Cousin Ed said:

I was looking forward to hosting "Challi" during their half-year travels through Europe. I'm centrally located--near Frankfurt--so I figured at some point they would head in my direction. I hadn't seen Alli since her high school days and, of course, had never met Chad. However, in earlier e-mail exchanges I found out that Chad was suffering from college football deprivation and they were anxious to find a place where Chad could see his beloved Florida Gators on TV. Even though the game started at 3am. Seemed like he would be my kinda guy!

I met Chad and Alli at the Darmstadt train station. I really expected them to be dragging, as they had been on quite a long train ride from the Czech Republic. However, they were good shape--which after so many months on the road is quite an accomplishment. I had earlier promised them laundry service and hot showers. Since I was hosting them over a weekend I decided to take them places where they normally couldn't get to unless they had a car. Since I get a number of friends and family visiting me I have a rule as travel host--I never go to the same place more than two times. First stop on Saturday was a summer palace in a small town outside of Heidelberg. I had been to the palace's huge garden, but never inside. I've been to about 100 of these throughout Europe, so I'm a bit jaded about these buildings and furnishings. The tour was in German, but I had previously mentioned to the guide that we didn't speak German, so the guide agreed to summarize her explanations for us in each of the rooms. We had lunch at a Greek restaurant and Chad and Alli impressed the owner with their near fluency in Greek, acquired earlier this summer. However, I'm not sure what he thought of Chad ordering a "Florida Burger". Chad didn't know what to expect, but if you're in Germany, at a Greek restaurant, your Florida Burger is a piece of beef with pineapple on top. We then headed for Speyer, home to one of the most important cathedrals in all of Germany. The main pedestrian zone is just west of the cathedral. We did mostly window shopping, except for the Gummi Bear store. A couple of times during their stay Chad mentioned possibly staying in Germany to work. I think it was the lure of living in the land of Gummi Bears.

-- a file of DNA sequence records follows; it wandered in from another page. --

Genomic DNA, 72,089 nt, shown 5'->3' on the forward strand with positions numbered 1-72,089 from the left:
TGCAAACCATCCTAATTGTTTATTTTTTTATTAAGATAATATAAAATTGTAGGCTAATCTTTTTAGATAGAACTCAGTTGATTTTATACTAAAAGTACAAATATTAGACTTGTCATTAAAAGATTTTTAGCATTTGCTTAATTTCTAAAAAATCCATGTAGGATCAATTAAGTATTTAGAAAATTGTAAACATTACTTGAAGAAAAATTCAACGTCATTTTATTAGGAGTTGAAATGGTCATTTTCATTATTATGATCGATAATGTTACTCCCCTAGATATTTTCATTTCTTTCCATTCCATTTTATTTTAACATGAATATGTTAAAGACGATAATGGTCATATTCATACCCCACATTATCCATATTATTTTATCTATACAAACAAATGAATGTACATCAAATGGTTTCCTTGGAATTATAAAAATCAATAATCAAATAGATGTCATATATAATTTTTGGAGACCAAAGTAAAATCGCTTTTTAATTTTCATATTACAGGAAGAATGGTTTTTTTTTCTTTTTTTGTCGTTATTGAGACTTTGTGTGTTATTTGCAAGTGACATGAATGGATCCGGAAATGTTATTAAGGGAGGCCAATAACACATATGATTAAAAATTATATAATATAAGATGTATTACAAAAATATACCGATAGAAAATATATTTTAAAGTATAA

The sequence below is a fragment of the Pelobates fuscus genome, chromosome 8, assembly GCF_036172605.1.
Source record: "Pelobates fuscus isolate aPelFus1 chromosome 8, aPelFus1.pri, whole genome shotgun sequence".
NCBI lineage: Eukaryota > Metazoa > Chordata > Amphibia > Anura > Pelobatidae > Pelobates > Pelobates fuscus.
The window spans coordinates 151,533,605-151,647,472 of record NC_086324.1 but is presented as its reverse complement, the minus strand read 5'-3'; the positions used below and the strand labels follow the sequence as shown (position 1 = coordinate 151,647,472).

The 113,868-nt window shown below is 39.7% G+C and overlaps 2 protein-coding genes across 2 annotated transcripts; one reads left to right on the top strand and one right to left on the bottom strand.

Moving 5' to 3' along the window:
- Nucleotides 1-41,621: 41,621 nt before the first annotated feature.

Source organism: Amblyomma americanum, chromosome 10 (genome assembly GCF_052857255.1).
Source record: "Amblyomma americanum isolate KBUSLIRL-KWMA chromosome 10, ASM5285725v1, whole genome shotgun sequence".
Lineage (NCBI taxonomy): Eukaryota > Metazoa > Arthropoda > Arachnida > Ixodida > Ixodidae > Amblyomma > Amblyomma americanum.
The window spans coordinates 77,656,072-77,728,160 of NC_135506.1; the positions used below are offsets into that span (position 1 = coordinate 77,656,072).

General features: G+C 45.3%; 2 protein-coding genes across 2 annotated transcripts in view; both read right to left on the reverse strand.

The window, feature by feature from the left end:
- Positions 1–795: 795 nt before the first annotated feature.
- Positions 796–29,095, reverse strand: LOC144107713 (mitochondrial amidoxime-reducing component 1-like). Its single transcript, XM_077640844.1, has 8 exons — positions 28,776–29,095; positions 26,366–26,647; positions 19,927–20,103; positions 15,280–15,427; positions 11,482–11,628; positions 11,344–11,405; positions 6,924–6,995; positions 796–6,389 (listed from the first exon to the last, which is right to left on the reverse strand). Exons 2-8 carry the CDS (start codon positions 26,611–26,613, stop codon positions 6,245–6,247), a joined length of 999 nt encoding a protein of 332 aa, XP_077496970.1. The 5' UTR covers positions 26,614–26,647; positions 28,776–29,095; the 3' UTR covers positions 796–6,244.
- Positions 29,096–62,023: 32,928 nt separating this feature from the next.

We ended the day by going to a wine festival. Germany produces quite a bit of wine, most of it consumed by Germans as a break from consuming large quantity of beer. The festival wasn't as nice as others I've attended, but Chad & Alli seemed to enjoy themselves. At one winery (they're all located in the village, so we just walked from one to another) they had a band and it played some favorite Oktoberfest songs, in addition to American classics. At another winery we all had a sip of "neuer" wine, which translates--surprise--to "newer wine". It looked like thin honey, but tasted worse.

That night, Saturday, I took the Stamms to a US military bar-restaurant to watch college football. We didn't have a stamm tisch, but the place was pretty open. Being six hours ahead, the first game (12pm on the East Coast) starts at 6pm and the second game at 9:30. They both expressed some culture shock--the bar took US dollars, there was college football on TV and the menu featured "American" food. Unfortunately, someone had hidden all the remotes (staff said it was the manager), so we could only watch one game at a time in the bar. A soldier from Tennessee was wearing his orange Vols shirt, so he and Chad reminisced about past UF vs. UT games.

On Sunday we headed down to the Baden-Baden in the Black Forest. During our traveling we did most of our driving on the Autobahn. I promised I would open it up in the no speed limit area. I usually cruise at about 90 mph, but on an open stretch I went about 135 mph (please see attached video). One reason you can drive so fast is that the roads are in great shape. That means lot of temporary construction when repairs are being made. We hit one stretch of road on the way to Baden-Baden. After being stuck in traffic for over an hour I made a slightly illegal exit and we took the back roads. The leaves were beginning to turn and we had a few nice vistas along the way. Baden-Baden ("Bathe-Bathe") is famous for it's spas. In the 19th century the rich and famous descending upon the town to sit in community bath tubs (I'm not a fan of the experience). I hope Chad and Alli enjoyed themselves, as originally I had suggested somewhere to visit. Alli confirmed that Chad had the sense of humor of a 12 year old, so I was going to take them to the town of Assmannhausen. No, the town wasn't founded by a proctologist. The town is on the Rhine river and there are several river cruise boats we could have taken. However, since the weather wasn't going to be so nice, I decided to go somewhere else.

Sunday dinner we (again) passed on a traditional German restaurant and went to a Mexican restaurant in the town next to my village. Monday and Tuesday I worked, but at night we regathered to discuss the rest of their travel plans. They headed south to Colmar on Wednesday. All in all they were very nice guests and cleaned up after themselves. In fact, I wish I would have showed them where I kept the vacuum cleaner....
Slideshow Report as Spam
  • Your comment has been posted. Click here or reload this page to see it below.

  • Please enter a comment.
  • Please provide your name.
  • Please avoid using symbols in your name.
  • This name is a bit long. Please shorten it, or avoid special characters.
  • Please enter your email address to receive notification
  • Please enter a valid email address

Use this image in your site

Copy and paste this html: